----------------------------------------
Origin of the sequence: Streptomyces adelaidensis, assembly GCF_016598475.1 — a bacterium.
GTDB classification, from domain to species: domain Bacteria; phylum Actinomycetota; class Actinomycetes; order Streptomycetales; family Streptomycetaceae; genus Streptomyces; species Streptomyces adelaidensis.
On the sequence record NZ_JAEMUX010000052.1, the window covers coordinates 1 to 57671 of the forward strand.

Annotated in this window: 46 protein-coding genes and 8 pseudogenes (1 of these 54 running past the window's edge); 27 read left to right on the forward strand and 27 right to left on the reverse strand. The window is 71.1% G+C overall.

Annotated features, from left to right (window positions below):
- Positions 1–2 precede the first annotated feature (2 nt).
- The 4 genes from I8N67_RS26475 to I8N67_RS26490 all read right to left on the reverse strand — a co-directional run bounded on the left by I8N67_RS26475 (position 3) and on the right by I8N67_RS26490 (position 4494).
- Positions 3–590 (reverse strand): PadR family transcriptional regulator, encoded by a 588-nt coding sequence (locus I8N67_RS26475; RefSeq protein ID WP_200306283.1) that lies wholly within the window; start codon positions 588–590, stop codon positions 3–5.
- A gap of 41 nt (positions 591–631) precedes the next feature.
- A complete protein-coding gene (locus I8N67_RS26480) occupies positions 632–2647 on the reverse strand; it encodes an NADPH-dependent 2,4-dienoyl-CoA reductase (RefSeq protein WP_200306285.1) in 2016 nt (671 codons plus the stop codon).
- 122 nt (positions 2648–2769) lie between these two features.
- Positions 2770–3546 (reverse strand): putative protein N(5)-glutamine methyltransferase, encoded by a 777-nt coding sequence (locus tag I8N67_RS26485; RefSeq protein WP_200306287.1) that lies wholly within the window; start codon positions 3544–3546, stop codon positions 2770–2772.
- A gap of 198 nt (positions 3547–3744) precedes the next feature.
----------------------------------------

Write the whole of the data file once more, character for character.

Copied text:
Origin of the sequence: Streptomyces adelaidensis, assembly GCF_016598475.1 — a bacterium.
GTDB classification, from domain to species: domain Bacteria; phylum Actinomycetota; class Actinomycetes; order Streptomycetales; family Streptomycetaceae; genus Streptomyces; species Streptomyces adelaidensis.
On the sequence record NZ_JAEMUX010000052.1, the window covers coordinates 1 to 57671 of the forward strand.

Annotated in this window: 46 protein-coding genes and 8 pseudogenes (1 of these 54 running past the window's edge); 27 read left to right on the forward strand and 27 right to left on the reverse strand. The window is 71.1% G+C overall.

Annotated features, from left to right (window positions below):
- Positions 1–2 precede the first annotated feature (2 nt).
- The 4 genes from I8N67_RS26475 to I8N67_RS26490 all read right to left on the reverse strand — a co-directional run bounded on the left by I8N67_RS26475 (position 3) and on the right by I8N67_RS26490 (position 4494).
- Positions 3–590 (reverse strand): PadR family transcriptional regulator, encoded by a 588-nt coding sequence (locus I8N67_RS26475; RefSeq protein ID WP_200306283.1) that lies wholly within the window; start codon positions 588–590, stop codon positions 3–5.
- A gap of 41 nt (positions 591–631) precedes the next feature.
- A complete protein-coding gene (locus I8N67_RS26480) occupies positions 632–2647 on the reverse strand; it encodes an NADPH-dependent 2,4-dienoyl-CoA reductase (RefSeq protein WP_200306285.1) in 2016 nt (671 codons plus the stop codon).
- 122 nt (positions 2648–2769) lie between these two features.
- Positions 2770–3546 (reverse strand): putative protein N(5)-glutamine methyltransferase, encoded by a 777-nt coding sequence (locus tag I8N67_RS26485; RefSeq protein WP_200306287.1) that lies wholly within the window; start codon positions 3544–3546, stop codon positions 2770–2772.
- A gap of 198 nt (positions 3547–3744) precedes the next feature.